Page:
Ornamentals like petunia and torenia are considered as more suitable plants for studying floral color modifications produced by genetic engineering. Changes in gene expression were sought out as a base line for production of altered floral colors. Initially, pelargonidin derived anthocyanin production was successfully achieved by maize Dfr expression in petunia deficient in F3′5′H and F3′H (Forkmann and Ruhnau, 1987). We are well aware that varied gene expression for different biosynthetic pathways is leading strategy to achieve flower color variations. For example, variations in genes for flavonoid biosynthesis may generate new colors. In 2007, Katsumoto et al. reported down regulation of Dfr gene in hybrid rose and over-expression of the same gene in Iris hollandica responsible for delphinidin accumulation in petals. Rose has been specifically emphasized for search of suitable host to achieve blue flower (Yoshida et al., 2009). It has been found that over-expression of voila gene F3′5′H resulted in high delphinidin accumulation and production of blue flower color (Ogata et al., 2005; Katsumoto et al., 2007). Strong role of anthocyanin related genes for rose petals color variation was suggested by Fukuchi-Mizutani et al. (2011). RhUF3GT2 catalyze flavonol 3-glucosylation in petals which results in accumulation of anthocyanidin 3-glucoside. Zvi et al. (2012) attributed higher production of anthocyanin to introduction of Arabidopsis PAP1 transcription factors in transgenic rose. They also confirmed enhanced isoprenoid production in transgenic plants as compared to control plants. Similarly, Chen et al. (2012) informed that white Chrysanthemum cultivars e.g., Keikai and Jinba possess major genes for anthocyanins pathways i.e., Chs, Chi, and F3′H.
We can analyze consequences of cross and mutation breeding in ornamental plants. Analysis reveals ultimate consequence as an array of flower colors such as orange, yellow, red, white, and pink. These color changes are directly related to regulation of targeted genes controlling synthesis of pigment precursors. White flowers from different transgenic plants have been obtained by down regulation of genes for anthocyanin production (Tanaka and Ohmiya, 2008). For finding the most suitable promoter for chrysanthemum gene expression, EF1α promoter (elongation factor 1α protein) was combined with GUS gene for introduction into C. morifolium cv. Ramat. Transgenic chrysanthemum plants exhibited high GUS expression and petal based transgene expression driven by the 35S CaMV promoter (Aida et al., 2005).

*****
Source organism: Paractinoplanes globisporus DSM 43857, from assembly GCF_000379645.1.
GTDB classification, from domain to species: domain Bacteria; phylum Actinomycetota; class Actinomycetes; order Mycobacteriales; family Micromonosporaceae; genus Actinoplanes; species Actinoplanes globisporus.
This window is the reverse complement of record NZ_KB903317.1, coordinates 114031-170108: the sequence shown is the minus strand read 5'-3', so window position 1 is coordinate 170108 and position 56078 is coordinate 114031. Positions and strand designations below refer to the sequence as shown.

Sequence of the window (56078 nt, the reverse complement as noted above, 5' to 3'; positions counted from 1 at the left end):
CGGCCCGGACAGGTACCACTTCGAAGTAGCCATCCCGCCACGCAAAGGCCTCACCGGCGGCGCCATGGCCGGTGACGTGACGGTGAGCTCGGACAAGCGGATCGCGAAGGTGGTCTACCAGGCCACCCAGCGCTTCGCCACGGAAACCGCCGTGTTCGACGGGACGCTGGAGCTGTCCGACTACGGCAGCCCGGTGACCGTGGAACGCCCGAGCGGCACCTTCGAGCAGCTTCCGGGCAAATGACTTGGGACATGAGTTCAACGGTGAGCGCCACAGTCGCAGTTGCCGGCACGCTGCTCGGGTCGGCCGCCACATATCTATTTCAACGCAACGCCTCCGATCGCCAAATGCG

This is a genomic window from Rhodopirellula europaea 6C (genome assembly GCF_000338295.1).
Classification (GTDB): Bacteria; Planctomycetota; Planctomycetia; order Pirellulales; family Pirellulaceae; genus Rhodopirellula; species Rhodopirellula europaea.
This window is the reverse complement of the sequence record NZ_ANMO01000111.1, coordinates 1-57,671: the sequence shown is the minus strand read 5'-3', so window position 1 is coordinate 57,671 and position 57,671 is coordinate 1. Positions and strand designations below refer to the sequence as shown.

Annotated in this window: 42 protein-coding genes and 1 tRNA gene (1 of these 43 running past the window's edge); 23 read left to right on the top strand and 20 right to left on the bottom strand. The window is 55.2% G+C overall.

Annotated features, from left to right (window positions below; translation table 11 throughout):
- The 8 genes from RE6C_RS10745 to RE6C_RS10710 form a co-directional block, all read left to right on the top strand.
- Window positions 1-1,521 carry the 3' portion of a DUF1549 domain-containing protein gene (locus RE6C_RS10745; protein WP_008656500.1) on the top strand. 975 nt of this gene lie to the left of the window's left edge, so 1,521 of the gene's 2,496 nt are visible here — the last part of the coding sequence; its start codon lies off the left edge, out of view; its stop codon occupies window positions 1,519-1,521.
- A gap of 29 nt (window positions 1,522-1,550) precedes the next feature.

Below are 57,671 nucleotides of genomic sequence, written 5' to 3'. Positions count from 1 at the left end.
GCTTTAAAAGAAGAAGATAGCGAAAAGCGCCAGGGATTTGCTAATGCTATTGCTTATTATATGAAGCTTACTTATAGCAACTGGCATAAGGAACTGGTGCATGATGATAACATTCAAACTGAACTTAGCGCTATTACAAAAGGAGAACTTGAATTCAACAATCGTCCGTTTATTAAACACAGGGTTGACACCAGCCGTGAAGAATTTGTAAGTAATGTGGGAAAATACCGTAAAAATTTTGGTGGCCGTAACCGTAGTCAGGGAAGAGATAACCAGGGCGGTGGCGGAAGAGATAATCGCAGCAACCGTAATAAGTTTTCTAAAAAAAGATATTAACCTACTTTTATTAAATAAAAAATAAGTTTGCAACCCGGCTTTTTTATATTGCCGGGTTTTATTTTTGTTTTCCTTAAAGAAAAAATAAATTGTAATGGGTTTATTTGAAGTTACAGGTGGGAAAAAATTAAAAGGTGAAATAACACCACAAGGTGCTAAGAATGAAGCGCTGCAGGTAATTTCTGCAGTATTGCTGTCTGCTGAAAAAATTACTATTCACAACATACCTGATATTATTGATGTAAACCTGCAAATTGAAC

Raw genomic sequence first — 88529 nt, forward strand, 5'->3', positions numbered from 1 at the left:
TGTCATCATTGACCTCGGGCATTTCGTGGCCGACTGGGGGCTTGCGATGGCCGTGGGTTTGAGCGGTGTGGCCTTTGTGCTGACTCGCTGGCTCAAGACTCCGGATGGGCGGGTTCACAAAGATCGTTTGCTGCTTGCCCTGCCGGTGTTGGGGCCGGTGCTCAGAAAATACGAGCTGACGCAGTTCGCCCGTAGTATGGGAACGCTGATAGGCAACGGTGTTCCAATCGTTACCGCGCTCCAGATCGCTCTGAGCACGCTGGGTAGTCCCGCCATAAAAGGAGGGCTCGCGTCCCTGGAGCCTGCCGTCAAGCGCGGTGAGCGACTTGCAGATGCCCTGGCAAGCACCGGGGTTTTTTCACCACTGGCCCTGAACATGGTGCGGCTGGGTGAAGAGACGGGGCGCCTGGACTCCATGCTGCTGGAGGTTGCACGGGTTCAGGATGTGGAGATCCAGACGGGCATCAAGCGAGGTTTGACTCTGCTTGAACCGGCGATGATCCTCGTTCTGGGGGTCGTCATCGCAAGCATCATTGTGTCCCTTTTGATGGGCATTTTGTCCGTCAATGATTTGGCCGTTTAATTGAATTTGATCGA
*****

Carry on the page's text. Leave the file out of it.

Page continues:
Diverse colors in chrysanthemum are largely resultants of carotenoids and/or red malonylated cyanidin glucosides (Kishimoto et al., 2004). A gene CmCCD4a is exclusively expressed in the white chrysanthemum ray petals. This is single dominant gene responsible for inhibition of formation/accumulation of carotenoids in petals (Ohmiya et al., 2009; Yoshioka et al., 2012). So, we may infer from the findings that due to suppression of CmCCD4a in white flowers, synthesized carotenoids break down into colorless compound (Ohmiya et al., 2006). Suppression technology like RNAi, co-suppression or antisense mediated silencing have been noticed more helpful in studying flower color variations (Tanaka et al., 2010).
Absence of delphinidin-based anthocyanins in chrysanthemum is chiefly due to deficiency of flavonoid 3′,5-hydroxylase (F3′5′H; Brugliera et al., 2013). That's why we do not observe violet/blue chrysanthemum flowers. Introduction of F3′5′H genes under different promoters control remained successful. Increase in delphinidin accumulation was very prominent under rose chalcone synthase promoter. Success was achieved by observing bluish petals in transgenic plants with higher anthocyanidin content characterized by delphinidin (Yoshida et al., 2009). Silencing of endogenous F3′H gene with hairpin RNA interference and over-expression of F3′5′H led to production of bluish petal with ~80% delphinidin derived anthocyanins (Brugliera et al., 2013). Combination of various promoters and F3′5′H gene proved enhanced delphinidin-based anthocyanins in transgenic plants.
Anthocyanins, carotenoids or both pigments can be noticed in Lilly sepals (Yamagishi et al., 2012). Azadi et al. (2010) confirmed numerous pigments in the transgenic lilly calli and leaves after transferring some key genes for carotenoid biosynthesis pathway under 35S CaMV. Callus and leaves presented orange color. This is due to presence of keto-carotenoids. In the variety Lilium oriental =Sorbonne', transient petal transformation by particle bombardment was conducted using three constructs (Chs pro, HyDfr, petunia DifF using 35S CaMV) possessing Ph F3′5′H (Phalaenopsis F3′5′H gene). Over-expression of Ph F3′5′H resulted in color change from pink to pale purple. A dark purple color was generated by synchronized expression of Ph F3′5′H and HyDfr contrary to expression alone. This propose potential role of HyDfr gene in facilitating delphinidin production (Qi et al., 2013, 2014). The GMYB10 over-expression in transgenic gerbera plants considerably improved pigment accumulation and induce cyanidin biogenesis (Laitinen et al., 2008). Non-existence of delphinidin derived anthocyanins in gerbera has produced interest in blue flower production by using genetic engineering. Unfortunately we do not have successful reports for of blue gerbera production yet.